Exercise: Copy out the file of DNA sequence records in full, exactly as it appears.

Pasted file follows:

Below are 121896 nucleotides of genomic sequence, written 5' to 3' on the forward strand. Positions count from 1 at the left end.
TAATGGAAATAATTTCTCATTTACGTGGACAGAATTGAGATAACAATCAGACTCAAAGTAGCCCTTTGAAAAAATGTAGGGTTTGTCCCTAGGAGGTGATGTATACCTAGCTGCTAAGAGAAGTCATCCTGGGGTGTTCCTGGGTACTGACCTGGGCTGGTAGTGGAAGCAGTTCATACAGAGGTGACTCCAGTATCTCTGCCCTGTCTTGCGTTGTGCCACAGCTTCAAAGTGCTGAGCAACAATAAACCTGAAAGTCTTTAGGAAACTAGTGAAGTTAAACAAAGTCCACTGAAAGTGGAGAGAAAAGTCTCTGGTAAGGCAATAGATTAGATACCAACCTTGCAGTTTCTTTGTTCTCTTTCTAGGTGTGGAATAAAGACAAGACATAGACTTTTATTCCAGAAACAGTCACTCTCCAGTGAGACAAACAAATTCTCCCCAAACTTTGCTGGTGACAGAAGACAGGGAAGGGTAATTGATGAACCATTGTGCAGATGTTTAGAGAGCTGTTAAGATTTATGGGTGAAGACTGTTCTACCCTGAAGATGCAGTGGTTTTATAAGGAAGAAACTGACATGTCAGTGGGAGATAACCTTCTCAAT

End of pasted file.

Below are 121896 nucleotides of genomic sequence, written 5' to 3' on the forward strand. Positions count from 1 at the left end.
TAATGGAAATAATTTCTCATTTACGTGGACAGAATTGAGATAACAATCAGACTCAAAGTAGCCCTTTGAAAAAATGTAGGGTTTGTCCCTAGGAGGTGATGTATACCTAGCTGCTAAGAGAAGTCATCCTGGGGTGTTCCTGGGTACTGACCTGGGCTGGTAGTGGAAGCAGTTCATACAGAGGTGACTCCAGTATCTCTGCCCTGTCTTGCGTTGTGCCACAGCTTCAAAGTGCTGAGCAACAATAAACCTGAAAGTCTTTAGGAAACTAGTGAAGTTAAACAAAGTCCACTGAAAGTGGAGAGAAAAGTCTCTGGTAAGGCAATAGATTAGATACCAACCTTGCAGTTTCTTTGTTCTCTTTCTAGGTGTGGAATAAAGACAAGACATAGACTTTTATTCCAGAAACAGTCACTCTCCAGTGAGACAAACAAATTCTCCCCAAACTTTGCTGGTGACAGAAGACAGGGAAGGGTAATTGATGAACCATTGTGCAGATGTTTAGAGAGCTGTTAAGATTTATGGGTGAAGACTGTTCTACCCTGAAGATGCAGTGGTTTTATAAGGAAGAAACTGACATGTCAGTGGGAGATAACCTTCTCAAT